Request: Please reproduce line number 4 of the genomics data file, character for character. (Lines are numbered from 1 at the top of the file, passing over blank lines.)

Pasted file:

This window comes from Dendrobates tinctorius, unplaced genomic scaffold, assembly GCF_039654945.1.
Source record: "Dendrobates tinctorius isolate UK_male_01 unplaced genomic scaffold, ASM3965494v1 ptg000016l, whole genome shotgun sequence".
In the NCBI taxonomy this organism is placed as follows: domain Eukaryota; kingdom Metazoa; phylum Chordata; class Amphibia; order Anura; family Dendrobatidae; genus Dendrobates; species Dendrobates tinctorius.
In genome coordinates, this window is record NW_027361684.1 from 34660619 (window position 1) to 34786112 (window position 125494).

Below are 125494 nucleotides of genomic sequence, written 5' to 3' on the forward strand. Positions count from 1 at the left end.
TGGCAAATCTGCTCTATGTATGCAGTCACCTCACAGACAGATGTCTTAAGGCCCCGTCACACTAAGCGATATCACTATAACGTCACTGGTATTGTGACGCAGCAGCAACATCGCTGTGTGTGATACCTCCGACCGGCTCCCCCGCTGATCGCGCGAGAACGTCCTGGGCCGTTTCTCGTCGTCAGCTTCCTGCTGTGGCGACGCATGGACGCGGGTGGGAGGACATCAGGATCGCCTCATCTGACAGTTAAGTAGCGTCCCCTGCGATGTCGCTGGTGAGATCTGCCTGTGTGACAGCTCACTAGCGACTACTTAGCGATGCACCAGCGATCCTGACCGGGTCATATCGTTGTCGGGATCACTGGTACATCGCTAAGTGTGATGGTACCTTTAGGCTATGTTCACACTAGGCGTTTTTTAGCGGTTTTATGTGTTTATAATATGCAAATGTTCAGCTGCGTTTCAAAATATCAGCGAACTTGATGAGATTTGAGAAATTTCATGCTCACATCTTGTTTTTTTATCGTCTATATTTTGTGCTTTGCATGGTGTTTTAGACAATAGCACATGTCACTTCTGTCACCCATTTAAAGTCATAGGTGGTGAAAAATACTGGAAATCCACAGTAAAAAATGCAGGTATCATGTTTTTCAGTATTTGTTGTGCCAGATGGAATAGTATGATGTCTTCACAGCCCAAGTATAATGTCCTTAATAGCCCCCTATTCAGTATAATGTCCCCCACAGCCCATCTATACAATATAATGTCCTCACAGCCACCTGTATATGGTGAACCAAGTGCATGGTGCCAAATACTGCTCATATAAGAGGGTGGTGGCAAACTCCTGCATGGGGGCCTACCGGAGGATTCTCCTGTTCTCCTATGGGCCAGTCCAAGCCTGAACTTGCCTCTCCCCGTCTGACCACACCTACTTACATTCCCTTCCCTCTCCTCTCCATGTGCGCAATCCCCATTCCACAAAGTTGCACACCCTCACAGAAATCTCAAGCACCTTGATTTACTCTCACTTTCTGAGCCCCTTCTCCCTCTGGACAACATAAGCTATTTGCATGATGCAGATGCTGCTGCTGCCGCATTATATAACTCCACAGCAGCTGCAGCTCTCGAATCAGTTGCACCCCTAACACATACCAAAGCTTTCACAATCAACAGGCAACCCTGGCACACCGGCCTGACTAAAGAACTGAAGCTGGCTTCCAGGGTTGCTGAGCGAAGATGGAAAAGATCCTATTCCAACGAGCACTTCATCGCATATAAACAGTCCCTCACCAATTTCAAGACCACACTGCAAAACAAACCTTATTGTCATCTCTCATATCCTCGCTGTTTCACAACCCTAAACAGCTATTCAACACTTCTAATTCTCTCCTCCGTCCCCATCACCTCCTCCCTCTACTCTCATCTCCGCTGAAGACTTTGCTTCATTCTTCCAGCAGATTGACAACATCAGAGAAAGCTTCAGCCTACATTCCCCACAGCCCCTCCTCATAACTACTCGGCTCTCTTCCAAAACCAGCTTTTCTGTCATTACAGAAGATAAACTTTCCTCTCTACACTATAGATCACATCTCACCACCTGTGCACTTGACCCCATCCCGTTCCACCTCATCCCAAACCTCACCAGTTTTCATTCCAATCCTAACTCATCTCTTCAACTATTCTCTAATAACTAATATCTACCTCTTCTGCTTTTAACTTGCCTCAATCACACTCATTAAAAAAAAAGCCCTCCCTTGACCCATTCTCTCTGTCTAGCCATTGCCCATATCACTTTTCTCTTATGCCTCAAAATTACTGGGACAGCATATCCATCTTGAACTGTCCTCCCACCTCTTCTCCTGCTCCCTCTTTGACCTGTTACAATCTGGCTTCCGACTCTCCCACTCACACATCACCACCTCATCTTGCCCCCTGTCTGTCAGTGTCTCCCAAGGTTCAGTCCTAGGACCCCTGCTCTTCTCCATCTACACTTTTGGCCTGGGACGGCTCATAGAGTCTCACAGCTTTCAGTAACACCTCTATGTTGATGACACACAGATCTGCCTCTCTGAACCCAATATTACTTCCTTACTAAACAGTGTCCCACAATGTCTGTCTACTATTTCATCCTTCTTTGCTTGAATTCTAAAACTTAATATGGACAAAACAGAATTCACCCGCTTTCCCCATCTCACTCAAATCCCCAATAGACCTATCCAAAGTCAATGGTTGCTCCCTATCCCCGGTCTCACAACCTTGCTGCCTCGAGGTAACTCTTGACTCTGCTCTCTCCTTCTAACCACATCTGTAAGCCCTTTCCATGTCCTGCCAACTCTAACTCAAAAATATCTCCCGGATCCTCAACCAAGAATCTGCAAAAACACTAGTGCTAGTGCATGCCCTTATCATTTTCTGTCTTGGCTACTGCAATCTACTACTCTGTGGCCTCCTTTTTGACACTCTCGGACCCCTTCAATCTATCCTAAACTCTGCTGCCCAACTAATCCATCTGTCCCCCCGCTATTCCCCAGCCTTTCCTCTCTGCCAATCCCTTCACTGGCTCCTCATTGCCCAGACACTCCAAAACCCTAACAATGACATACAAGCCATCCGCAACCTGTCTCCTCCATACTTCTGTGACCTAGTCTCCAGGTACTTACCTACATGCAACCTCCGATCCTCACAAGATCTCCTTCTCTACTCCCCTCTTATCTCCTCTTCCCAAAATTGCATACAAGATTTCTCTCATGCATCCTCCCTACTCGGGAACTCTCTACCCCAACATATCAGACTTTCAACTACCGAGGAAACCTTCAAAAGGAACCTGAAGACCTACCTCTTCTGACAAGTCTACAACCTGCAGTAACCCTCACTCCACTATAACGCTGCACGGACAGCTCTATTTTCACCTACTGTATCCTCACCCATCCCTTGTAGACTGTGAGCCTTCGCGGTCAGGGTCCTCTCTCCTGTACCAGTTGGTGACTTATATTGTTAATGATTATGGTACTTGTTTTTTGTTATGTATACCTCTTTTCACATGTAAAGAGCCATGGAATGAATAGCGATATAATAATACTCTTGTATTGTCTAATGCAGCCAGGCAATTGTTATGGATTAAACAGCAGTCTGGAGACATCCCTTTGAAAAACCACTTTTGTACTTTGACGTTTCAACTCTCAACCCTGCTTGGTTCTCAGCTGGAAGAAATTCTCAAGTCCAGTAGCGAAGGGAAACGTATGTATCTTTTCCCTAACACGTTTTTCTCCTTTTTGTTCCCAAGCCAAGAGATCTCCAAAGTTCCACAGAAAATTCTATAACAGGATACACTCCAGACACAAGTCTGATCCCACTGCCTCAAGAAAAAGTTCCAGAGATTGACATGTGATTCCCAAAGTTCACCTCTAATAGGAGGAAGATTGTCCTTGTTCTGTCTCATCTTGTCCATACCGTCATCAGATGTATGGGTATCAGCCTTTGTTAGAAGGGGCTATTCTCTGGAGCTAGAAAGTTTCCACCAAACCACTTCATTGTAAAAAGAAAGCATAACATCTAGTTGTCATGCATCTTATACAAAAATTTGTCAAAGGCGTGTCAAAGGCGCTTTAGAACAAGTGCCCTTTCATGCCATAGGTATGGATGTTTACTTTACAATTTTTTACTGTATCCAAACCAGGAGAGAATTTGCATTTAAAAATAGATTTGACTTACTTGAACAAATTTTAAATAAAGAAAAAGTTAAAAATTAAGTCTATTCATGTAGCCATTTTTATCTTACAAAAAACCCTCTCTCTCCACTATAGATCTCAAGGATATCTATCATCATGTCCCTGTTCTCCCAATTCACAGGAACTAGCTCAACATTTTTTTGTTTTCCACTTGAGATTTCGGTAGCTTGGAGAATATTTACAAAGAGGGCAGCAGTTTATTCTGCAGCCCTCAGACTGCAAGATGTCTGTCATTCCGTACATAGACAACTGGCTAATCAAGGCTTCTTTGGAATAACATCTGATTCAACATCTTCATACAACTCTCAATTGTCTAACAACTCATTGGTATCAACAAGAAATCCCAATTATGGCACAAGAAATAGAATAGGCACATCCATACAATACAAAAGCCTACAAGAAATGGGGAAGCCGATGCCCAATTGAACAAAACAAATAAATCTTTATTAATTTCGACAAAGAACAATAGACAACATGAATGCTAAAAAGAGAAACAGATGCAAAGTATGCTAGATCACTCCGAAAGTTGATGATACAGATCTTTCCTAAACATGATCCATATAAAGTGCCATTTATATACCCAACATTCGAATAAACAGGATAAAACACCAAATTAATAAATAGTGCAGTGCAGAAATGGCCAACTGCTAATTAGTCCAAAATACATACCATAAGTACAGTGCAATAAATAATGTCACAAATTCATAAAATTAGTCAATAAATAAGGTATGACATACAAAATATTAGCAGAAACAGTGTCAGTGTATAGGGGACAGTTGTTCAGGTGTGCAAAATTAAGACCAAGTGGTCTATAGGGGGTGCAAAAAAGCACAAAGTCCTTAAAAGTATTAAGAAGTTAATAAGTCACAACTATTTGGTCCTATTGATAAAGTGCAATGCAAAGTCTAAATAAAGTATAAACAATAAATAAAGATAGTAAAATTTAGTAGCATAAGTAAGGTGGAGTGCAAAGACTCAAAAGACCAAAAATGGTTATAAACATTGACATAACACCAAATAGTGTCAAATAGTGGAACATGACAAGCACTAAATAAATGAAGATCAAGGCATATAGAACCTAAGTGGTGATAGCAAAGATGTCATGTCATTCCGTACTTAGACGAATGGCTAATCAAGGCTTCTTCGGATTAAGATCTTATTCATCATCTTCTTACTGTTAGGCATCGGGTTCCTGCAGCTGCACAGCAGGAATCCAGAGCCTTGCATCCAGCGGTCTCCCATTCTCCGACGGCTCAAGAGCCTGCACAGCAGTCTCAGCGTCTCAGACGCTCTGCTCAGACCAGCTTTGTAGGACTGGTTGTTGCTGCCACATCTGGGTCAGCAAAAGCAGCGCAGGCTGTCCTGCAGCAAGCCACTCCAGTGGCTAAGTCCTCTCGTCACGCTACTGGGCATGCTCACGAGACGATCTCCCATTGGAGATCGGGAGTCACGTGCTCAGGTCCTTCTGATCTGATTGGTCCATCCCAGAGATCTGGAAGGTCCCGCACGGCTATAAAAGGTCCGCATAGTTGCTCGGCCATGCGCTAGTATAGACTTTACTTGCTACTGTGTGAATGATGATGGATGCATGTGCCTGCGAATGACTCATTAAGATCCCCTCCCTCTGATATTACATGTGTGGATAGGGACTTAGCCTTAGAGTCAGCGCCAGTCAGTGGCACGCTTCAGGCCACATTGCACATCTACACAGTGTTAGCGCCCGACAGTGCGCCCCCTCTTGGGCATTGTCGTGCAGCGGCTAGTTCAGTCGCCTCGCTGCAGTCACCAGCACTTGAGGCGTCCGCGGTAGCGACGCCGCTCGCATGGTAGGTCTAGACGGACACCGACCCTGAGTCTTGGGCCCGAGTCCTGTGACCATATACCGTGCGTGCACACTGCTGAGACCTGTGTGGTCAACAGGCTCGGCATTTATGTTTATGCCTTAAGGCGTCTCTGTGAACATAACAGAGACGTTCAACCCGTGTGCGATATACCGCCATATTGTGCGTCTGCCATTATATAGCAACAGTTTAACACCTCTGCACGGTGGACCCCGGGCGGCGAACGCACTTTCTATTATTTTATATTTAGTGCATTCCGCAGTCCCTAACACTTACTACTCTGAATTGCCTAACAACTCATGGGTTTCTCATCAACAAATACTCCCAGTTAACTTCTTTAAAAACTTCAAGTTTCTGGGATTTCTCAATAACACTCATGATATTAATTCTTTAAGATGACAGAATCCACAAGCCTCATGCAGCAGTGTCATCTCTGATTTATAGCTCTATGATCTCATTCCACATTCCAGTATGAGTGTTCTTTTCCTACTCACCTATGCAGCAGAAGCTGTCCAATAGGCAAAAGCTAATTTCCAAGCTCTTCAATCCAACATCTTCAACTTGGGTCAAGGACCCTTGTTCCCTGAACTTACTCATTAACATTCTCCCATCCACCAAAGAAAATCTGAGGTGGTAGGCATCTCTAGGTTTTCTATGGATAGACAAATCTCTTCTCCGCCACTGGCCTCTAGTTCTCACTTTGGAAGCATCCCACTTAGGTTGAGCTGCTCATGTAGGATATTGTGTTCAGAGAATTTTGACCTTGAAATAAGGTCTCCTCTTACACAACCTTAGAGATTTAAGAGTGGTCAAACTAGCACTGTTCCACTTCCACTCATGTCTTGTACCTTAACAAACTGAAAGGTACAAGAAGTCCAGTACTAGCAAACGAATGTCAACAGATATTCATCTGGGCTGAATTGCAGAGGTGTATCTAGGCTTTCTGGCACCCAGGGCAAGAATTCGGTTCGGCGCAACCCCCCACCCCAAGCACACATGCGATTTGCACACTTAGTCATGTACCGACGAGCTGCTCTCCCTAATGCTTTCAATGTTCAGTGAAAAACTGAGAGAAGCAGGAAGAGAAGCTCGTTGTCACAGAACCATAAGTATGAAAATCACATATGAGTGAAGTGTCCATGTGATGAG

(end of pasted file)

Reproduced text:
In genome coordinates, this window is record NW_027361684.1 from 34660619 (window position 1) to 34786112 (window position 125494).